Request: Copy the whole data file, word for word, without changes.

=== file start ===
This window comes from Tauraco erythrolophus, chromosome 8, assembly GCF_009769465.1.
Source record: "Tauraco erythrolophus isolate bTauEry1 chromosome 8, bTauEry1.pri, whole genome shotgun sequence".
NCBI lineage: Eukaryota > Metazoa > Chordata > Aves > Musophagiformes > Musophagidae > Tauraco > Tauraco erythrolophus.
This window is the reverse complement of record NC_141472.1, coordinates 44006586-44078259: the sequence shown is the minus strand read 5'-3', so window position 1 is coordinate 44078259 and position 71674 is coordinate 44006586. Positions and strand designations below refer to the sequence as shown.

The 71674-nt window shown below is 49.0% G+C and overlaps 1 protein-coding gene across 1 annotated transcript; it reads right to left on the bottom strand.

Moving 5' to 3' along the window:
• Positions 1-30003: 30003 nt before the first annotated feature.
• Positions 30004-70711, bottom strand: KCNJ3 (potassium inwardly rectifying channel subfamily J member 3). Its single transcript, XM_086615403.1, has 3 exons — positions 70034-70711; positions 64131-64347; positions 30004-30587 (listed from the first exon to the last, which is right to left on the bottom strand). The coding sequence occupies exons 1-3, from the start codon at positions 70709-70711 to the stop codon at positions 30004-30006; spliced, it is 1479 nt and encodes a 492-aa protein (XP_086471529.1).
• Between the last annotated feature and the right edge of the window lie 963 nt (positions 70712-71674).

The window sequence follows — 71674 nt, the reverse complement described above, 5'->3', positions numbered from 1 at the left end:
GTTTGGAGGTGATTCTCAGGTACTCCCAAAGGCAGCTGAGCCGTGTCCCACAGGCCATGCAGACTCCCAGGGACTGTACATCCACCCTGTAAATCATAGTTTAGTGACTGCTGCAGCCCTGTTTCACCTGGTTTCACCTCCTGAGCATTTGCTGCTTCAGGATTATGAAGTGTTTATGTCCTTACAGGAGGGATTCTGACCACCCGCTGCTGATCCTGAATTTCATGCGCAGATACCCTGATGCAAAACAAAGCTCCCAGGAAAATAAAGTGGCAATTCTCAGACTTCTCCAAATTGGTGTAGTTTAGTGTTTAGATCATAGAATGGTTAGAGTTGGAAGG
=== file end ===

This window comes from Tauraco erythrolophus, chromosome 8, assembly GCF_009769465.1.
Source record: "Tauraco erythrolophus isolate bTauEry1 chromosome 8, bTauEry1.pri, whole genome shotgun sequence".
NCBI lineage: Eukaryota > Metazoa > Chordata > Aves > Musophagiformes > Musophagidae > Tauraco > Tauraco erythrolophus.
This window is the reverse complement of record NC_141472.1, coordinates 44006586-44078259: the sequence shown is the minus strand read 5'-3', so window position 1 is coordinate 44078259 and position 71674 is coordinate 44006586. Positions and strand designations below refer to the sequence as shown.

The 71674-nt window shown below is 49.0% G+C and overlaps 1 protein-coding gene across 1 annotated transcript; it reads right to left on the bottom strand.

Moving 5' to 3' along the window:
• Positions 1-30003: 30003 nt before the first annotated feature.
• Positions 30004-70711, bottom strand: KCNJ3 (potassium inwardly rectifying channel subfamily J member 3). Its single transcript, XM_086615403.1, has 3 exons — positions 70034-70711; positions 64131-64347; positions 30004-30587 (listed from the first exon to the last, which is right to left on the bottom strand). The coding sequence occupies exons 1-3, from the start codon at positions 70709-70711 to the stop codon at positions 30004-30006; spliced, it is 1479 nt and encodes a 492-aa protein (XP_086471529.1).
• Between the last annotated feature and the right edge of the window lie 963 nt (positions 70712-71674).

The window sequence follows — 71674 nt, the reverse complement described above, 5'->3', positions numbered from 1 at the left end:
GTTTGGAGGTGATTCTCAGGTACTCCCAAAGGCAGCTGAGCCGTGTCCCACAGGCCATGCAGACTCCCAGGGACTGTACATCCACCCTGTAAATCATAGTTTAGTGACTGCTGCAGCCCTGTTTCACCTGGTTTCACCTCCTGAGCATTTGCTGCTTCAGGATTATGAAGTGTTTATGTCCTTACAGGAGGGATTCTGACCACCCGCTGCTGATCCTGAATTTCATGCGCAGATACCCTGATGCAAAACAAAGCTCCCAGGAAAATAAAGTGGCAATTCTCAGACTTCTCCAAATTGGTGTAGTTTAGTGTTTAGATCATAGAATGGTTAGAGTTGGAAGG